While it at least seems significant to me that this dinner took place in the early 1960’s, the write up it received by Sally Desmond in The Bulletin was equally striking. You would hope that as a woman, she would have been pleased to see this celebration of female talent, and cracks starting to appear in what we now as the glass ceiling. You would hope for zealous enthusiasm and support for the sisterhood, even in the days before “the sisterhood” had possibly even become a term. Instead, she is rather critical, and uses her pen sword to cut the tall poppies down instead. Much to my disgust, she specifically questioned my grandmother’s right to be there: “Miss Eunice Gardiner is a pianist, but having seven children has successfully wiped out any claim she might ever have made to being a top-flight one.” Then, she launched into aviator Nancy Bird-Walton: “Mrs Charles Walton is a pilot, but she doesn’t fly a jet on a regular route.” Please! These seven children hadn’t wiped my grandmother off the face of the earth. She was still giving professional concerts, was a music critic with The Telegraph and was also a Professor of the Piano at the Conservatorium of Music. Moreover, on the 8th November, 1960 (only a year earlier) she’d appeared on ABC TV on a panel interviewing African-American singer, actor and civil rights activist, Paul Robeson on the eve of the election of JF Kennedy. This was a really cutting-edge interview especially for Australia at the time. Meanwhile, Aviatrix Nancy Bird Walton had made a significant contribution to early aviation in Australia. She’d taken her first flying lesson from Charles Kingsford Smith, pioneered outback ambulance services and founded the Australian Women’s Pilots Association.
So, given the questioning and frequently challenging tone of this account of the Women At the Top Dinner, I’ve referenced the full article, and I’d be interested to know your thoughts. I’d also be delighted if anyone knew more about it:
Where is the Top?
When I spoke on the telephone to Mrs Phyllis Burke at Sydney’s Royal Blind Society about covering her “Women at the Top” dinner she was charming but evasive. “You can come beforehand,”she offered. “I can give you a list of the women at the top table. I’m afraid I can’t tell you what the speakers will say.”
Suddenly she broke down. “I’ve had such a lot of trouble with newspaper-women ringing and asking to be invited,” she said unhappily.
“But I’m nobody,” I told her, with a trace of modesty.
“Oh, then,” she said, “do come along! There’ll be a press table where you can have a cup of coffee and sandwiches or a glass of sherry.”
So I went and had a cup of coffee and sandwiches and a glass of sherry while 180 of Sydney’s Women at the Top ate oysters, grilled chicken and pineapple glace flambee and drank Australian wines. It was an awe-inspiring spectacle.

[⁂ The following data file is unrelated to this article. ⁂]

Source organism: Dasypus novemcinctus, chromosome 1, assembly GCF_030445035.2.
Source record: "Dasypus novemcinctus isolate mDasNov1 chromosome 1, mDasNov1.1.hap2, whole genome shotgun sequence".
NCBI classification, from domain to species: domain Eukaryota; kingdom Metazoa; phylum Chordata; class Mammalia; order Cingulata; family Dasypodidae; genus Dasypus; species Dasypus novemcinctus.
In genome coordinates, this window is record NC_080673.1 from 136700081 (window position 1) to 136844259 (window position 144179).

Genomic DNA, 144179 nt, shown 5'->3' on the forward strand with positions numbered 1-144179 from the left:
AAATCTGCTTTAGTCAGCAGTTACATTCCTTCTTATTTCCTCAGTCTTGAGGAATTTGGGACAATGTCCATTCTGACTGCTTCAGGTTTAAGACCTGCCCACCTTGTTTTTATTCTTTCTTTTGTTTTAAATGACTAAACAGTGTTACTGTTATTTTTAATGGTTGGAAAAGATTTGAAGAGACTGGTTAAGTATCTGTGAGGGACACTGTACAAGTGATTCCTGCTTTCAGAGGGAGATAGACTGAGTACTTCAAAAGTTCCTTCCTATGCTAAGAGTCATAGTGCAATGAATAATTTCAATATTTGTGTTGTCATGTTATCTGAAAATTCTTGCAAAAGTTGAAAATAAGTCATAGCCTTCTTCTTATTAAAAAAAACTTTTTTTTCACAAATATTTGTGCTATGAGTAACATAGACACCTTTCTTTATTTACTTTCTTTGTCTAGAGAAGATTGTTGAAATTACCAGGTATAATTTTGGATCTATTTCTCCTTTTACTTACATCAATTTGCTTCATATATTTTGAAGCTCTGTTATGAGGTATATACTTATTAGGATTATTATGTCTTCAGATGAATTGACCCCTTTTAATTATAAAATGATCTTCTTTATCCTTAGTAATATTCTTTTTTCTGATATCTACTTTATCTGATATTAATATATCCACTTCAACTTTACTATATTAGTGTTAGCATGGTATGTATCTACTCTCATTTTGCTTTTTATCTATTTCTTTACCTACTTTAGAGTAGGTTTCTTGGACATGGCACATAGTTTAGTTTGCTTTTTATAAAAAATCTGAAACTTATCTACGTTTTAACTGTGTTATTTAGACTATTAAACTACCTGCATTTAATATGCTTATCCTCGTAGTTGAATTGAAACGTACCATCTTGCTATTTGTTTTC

Perhaps what inspired most awe was how those women had got themselves there in the first place.
It was a wet, humid night, but 180 of Sydney’s Women at the Top got into evening dress, then left their husbands comfortably in front of the TV or in front of a long, cold beer. Perhaps some of them left him uncomfortably getting his own dinner or putting the children to bed. Then the Women at the Top had to back the car out of the garage or walk to the station. You can’t park within blocks of the Australia Hotel, so they had to walk, picking up skirts from the wet streets. Most of them had to walk alone, because being at the top is a lonely business!
Although when they arrived many of them seemed to know, or at least recognise, each other. You didn’t see too many peering at the tags with name and Profession which each guest wore.
There were only 180 at the dinner, although it was originally announced that 300 would be invited. Mrs Burke, who does publicity for the Royal Blind Society, and whose varying achievements: a degree in Economics, membership of the N.S.W. Housing Commission and a family of nine, got her to the top table among the Women at the Top, said that 255 had been invited and there were 75 refusals. Whether 75 refused because they were unsure of their own importance or not convinced of the importance of the dinner is an interesting question.
There was a guest of honor, Madame Helene Burollaud, who is sales and technical director in Paris of the cosmetic firm of Harriet Hubbard Ayer. She became guest of honor at the suggestion of Lintas advertising agency, but Lintas was modest about its part in the Women at the Top dinner. “We heard Mrs Burke was organising the dinner for the blind and we thought it would be a good way to get some publicity for Madame Burollaud,” their representative said.
The fee for attending the dinner was three guineas, but, Mrs Burke said, although it was hoped to make money for the blind, the primary purpose of the dinner was to focus attention on women’s achievements.
The Women at the Top all sat down together with only one man in the room, Mr James Hanratty, the head waiter in the Rainbow room. His staff are all women, which might have proved something to the Women at the Top. Mr Hanratty’s nice Irish face grew red and his nice Irish brogue grew more pronounced at the idea of 180 women sitting down to have dinner together.
“Of course, I’ve, had men’s dinners,” Mr Hanratty said, “and I’ve had things like millinery shows here, but half of them are men. I’ve never had all women at dinner before.”